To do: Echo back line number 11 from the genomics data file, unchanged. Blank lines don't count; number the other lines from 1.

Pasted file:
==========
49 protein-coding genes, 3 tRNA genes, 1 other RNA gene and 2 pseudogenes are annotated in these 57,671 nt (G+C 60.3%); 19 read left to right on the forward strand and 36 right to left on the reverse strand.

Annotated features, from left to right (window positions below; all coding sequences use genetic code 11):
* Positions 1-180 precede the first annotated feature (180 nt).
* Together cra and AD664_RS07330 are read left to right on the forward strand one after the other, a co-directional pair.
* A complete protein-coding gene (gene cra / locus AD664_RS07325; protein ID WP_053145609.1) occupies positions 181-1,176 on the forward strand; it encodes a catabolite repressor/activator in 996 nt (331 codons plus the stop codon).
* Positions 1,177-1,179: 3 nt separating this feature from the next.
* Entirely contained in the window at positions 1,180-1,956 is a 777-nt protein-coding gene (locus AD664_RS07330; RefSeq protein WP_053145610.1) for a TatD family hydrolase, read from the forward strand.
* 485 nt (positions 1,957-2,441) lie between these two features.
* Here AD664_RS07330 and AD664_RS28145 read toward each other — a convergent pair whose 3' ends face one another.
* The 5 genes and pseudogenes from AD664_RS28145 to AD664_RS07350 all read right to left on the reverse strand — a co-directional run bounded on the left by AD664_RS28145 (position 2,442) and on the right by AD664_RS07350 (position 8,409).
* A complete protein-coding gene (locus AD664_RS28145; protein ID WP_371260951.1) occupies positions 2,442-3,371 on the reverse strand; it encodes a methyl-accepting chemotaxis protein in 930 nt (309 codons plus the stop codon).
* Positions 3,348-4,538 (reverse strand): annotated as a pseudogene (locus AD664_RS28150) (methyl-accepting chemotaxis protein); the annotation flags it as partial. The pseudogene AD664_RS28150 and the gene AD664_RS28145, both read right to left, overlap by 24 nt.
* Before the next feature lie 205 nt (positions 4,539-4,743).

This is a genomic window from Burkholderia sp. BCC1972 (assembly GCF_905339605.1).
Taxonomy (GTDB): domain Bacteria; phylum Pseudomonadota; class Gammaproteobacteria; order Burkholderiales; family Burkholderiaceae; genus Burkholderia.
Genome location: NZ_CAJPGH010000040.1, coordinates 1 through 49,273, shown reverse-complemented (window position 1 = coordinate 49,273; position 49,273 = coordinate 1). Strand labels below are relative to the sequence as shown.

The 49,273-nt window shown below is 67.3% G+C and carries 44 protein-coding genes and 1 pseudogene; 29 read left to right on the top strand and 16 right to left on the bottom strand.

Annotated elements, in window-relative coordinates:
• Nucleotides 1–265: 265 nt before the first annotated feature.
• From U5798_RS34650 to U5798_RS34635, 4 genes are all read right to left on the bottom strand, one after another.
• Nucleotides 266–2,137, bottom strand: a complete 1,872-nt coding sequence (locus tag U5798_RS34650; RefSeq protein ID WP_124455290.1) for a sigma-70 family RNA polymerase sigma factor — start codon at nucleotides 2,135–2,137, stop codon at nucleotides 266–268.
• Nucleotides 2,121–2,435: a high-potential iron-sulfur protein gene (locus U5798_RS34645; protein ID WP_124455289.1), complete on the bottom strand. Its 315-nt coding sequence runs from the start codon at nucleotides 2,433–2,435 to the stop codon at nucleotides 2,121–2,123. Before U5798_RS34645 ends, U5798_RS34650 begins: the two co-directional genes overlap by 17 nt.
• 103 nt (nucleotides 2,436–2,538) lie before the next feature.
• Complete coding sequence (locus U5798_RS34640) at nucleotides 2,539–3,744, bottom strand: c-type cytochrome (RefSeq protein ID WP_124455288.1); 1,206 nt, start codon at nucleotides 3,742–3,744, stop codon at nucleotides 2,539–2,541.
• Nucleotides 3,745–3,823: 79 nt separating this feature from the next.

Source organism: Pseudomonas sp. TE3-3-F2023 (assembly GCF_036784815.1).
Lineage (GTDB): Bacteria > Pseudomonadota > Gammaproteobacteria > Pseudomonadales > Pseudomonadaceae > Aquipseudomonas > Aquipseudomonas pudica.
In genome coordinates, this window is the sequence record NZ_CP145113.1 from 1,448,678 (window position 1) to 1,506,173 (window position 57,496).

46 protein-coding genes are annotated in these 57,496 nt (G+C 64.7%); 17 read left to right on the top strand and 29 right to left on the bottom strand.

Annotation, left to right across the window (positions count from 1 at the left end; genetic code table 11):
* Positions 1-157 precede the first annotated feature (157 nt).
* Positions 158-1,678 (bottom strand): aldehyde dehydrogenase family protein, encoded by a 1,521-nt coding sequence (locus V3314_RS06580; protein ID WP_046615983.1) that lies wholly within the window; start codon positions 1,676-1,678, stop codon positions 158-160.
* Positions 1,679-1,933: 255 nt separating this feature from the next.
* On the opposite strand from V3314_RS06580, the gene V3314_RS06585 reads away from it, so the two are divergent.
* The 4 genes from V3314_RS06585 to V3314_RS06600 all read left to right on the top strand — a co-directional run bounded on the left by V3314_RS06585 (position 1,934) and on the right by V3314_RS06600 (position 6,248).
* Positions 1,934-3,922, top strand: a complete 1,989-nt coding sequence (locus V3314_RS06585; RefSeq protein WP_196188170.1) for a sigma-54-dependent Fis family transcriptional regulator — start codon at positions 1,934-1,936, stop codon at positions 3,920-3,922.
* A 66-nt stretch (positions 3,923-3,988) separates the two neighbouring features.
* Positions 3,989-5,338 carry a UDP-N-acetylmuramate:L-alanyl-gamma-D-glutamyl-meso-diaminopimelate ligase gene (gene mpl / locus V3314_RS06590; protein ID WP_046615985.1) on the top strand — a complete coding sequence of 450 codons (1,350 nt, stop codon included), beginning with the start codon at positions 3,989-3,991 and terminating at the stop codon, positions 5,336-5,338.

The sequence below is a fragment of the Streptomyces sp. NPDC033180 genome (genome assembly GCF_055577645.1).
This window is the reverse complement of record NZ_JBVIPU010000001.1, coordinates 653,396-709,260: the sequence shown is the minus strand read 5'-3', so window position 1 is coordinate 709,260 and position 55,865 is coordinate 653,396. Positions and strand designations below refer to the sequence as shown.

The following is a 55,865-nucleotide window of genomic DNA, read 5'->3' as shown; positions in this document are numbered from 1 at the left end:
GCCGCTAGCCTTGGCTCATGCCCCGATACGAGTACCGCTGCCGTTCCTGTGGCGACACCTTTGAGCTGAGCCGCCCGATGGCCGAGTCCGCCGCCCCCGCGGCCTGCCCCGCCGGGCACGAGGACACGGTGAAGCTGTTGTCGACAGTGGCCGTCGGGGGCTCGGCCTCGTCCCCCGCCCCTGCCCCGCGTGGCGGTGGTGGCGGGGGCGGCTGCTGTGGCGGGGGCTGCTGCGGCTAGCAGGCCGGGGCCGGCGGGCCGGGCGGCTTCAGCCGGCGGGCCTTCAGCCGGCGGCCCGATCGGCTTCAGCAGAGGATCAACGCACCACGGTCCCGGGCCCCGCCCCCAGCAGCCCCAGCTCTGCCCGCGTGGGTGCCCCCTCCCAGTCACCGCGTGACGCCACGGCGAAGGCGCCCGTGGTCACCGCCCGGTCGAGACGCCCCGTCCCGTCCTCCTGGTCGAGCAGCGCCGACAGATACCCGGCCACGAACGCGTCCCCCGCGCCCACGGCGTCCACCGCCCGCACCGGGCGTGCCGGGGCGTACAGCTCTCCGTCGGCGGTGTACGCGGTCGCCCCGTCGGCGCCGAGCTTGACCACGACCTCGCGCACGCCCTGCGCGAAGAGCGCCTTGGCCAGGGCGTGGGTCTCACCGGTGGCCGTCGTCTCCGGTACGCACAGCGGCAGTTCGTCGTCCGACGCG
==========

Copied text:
* A complete protein-coding gene (locus AD664_RS28145; protein ID WP_371260951.1) occupies positions 2,442-3,371 on the reverse strand; it encodes a methyl-accepting chemotaxis protein in 930 nt (309 codons plus the stop codon).